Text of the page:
Another classic propaganda study was just released in Britain, using the all-too-common meme of “think of the children” as the wedge to attack alcohol advertising. Ever since Prohibition ended miserably here in the U.S., anti-alcohol groups turned their attention to other methods of crippling alcohol, and attacking advertising has been a favorite strategy. It’s quite common in the UK, too, as similar groups there have no doubt witnessed its effectiveness on our side of the pond. This one is being reported by the Daily Mirror as More Children Familiar with Alcohol Brands Than Snacks, which is no doubt exactly the alarm that the anti-alcohol organization behind it was hoping to raise. The so-called “study” the Mirror is reporting on was conducted for Alcohol Concern, a “national charity on alcohol misuse” which certainly sounds like one of our American organizations that cover themselves in the cloak of health and concern for the children.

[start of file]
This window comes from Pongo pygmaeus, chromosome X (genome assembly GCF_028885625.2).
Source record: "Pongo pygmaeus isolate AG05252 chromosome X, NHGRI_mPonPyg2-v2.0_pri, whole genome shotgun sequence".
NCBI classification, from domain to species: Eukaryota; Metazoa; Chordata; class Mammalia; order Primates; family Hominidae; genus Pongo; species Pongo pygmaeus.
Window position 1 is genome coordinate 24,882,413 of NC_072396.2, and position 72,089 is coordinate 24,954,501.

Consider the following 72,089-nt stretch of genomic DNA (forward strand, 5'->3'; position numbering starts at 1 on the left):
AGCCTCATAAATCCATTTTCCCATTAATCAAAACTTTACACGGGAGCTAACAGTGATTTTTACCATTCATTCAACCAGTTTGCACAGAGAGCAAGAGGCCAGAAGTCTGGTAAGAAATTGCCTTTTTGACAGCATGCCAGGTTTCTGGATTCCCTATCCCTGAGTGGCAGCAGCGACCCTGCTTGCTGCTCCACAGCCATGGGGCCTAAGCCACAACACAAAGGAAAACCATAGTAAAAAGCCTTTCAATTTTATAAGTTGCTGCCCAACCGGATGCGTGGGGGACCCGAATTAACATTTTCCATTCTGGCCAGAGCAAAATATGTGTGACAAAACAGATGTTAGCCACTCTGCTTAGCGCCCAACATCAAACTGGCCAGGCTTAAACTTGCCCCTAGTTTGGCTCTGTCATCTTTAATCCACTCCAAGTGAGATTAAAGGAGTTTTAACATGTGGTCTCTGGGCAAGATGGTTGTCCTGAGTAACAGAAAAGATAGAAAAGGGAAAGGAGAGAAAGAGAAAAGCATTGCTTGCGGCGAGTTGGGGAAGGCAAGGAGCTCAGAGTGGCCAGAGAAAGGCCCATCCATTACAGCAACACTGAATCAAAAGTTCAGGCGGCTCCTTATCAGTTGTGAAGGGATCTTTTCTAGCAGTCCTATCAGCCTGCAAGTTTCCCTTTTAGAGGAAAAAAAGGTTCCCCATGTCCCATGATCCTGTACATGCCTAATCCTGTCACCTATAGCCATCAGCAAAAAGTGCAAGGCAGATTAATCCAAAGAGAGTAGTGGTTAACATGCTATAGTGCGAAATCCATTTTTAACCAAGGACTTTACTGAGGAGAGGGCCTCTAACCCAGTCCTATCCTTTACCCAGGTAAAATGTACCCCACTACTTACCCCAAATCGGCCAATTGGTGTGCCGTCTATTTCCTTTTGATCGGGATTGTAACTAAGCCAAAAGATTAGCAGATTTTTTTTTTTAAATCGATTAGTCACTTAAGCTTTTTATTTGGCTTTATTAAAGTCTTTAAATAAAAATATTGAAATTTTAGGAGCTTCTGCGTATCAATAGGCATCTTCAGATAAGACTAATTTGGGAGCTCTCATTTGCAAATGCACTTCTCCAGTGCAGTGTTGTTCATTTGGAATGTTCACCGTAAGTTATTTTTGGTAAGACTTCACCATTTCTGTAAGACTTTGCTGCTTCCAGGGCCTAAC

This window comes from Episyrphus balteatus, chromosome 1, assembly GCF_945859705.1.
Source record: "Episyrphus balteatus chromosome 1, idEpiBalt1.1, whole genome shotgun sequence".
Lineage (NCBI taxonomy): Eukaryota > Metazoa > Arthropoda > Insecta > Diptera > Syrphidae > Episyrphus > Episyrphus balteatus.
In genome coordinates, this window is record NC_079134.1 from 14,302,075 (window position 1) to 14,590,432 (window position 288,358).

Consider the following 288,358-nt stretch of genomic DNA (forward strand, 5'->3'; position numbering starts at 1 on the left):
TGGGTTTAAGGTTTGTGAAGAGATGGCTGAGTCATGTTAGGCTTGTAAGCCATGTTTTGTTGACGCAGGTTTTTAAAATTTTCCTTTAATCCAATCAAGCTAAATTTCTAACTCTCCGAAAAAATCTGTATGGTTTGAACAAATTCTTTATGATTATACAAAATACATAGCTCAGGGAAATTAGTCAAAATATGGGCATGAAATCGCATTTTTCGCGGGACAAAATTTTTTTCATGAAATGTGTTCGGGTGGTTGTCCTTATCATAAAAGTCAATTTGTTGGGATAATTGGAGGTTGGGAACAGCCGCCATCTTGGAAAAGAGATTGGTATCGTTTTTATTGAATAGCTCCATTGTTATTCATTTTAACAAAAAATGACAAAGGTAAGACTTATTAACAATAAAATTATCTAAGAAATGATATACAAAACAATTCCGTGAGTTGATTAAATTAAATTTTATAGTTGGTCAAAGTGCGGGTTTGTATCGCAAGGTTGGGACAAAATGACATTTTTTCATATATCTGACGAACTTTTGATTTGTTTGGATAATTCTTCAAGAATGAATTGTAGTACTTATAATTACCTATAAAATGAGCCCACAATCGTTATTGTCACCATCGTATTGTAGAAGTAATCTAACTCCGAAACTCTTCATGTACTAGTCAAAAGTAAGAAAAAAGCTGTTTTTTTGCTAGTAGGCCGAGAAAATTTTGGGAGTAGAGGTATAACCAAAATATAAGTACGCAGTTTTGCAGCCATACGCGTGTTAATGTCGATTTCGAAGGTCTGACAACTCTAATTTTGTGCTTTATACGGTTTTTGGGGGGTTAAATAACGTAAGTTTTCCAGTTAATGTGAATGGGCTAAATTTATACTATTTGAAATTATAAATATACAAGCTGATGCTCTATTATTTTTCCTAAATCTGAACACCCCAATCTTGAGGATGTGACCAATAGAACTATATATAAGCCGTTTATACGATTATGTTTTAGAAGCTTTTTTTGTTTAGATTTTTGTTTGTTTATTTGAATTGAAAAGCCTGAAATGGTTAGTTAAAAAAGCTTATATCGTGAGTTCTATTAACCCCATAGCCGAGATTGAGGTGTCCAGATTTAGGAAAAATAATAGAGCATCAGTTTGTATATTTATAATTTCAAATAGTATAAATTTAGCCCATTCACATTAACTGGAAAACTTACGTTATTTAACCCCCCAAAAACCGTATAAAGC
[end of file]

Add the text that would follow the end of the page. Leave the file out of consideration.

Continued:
So let’s look at the study. 400 children, ages 10 and 11 (the same age as my son Porter), were shown brand names and images. Of those, 79% correctly recognized Carlsberg as a beer, or at least as alcohol. The same percentage also correctly identified Smirnoff as alcohol whereas only 74% recognized Ben & Jerry’s Ice Cream (which must have greatly chagrined Ben & Jerry’s ad agency). Oh, the horror! From there, of course, the leap is made that tighter controls need to be placed on the advertising of alcoholic beverages lest the kiddies remain able to know what’s alcohol and what’s not. Because if children know which brands are alcohol, then obviously they will drink them. If then can identify them, then obviously they’re being targeted and all ads therefore “encourage immoderate consumption.” Alcohol Concern asserts that alcohol advertising must be “not attractive to children,” as if adults and children like completely different things.